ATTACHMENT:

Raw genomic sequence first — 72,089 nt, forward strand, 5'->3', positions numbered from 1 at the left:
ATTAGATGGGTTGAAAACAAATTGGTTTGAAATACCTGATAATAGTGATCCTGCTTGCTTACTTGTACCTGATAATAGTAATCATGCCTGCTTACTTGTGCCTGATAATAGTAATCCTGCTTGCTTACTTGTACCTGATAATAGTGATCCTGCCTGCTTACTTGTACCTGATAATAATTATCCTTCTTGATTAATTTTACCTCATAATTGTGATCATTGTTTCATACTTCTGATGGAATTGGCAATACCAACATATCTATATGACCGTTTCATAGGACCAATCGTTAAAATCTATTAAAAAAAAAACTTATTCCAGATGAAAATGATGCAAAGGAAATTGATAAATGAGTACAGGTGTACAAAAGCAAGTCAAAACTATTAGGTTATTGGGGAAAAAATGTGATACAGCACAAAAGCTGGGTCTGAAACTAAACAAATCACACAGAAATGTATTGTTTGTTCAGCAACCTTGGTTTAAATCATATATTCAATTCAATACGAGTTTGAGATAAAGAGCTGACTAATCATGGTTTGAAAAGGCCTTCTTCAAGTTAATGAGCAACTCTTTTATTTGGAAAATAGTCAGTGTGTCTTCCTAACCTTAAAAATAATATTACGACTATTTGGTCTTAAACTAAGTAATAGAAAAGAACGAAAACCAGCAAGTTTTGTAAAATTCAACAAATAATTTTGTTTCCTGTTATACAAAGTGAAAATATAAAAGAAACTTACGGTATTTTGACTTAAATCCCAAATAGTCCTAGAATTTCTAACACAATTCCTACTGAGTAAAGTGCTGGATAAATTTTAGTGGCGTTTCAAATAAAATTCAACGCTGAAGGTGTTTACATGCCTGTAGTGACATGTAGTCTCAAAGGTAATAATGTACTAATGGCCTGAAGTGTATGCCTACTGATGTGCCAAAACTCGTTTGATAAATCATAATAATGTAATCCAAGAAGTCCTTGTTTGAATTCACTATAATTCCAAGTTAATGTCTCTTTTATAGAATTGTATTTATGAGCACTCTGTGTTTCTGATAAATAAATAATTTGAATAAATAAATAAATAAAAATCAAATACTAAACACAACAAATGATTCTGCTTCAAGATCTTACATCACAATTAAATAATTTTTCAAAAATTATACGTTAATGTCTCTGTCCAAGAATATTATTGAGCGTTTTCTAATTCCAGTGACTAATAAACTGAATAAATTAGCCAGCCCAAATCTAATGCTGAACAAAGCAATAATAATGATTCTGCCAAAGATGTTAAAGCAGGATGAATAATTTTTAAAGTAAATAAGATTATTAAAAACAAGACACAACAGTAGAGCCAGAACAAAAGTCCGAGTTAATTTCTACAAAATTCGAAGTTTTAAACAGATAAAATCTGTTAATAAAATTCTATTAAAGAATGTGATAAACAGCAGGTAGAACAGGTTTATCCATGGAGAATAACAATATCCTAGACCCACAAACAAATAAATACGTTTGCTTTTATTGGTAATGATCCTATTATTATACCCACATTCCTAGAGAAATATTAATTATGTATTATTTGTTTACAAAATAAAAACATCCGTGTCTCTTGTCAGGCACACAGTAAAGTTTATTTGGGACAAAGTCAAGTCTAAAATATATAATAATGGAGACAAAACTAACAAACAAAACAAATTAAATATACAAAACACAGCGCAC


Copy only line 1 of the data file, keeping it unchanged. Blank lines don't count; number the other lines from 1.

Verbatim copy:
Raw genomic sequence first — 72,089 nt, forward strand, 5'->3', positions numbered from 1 at the left: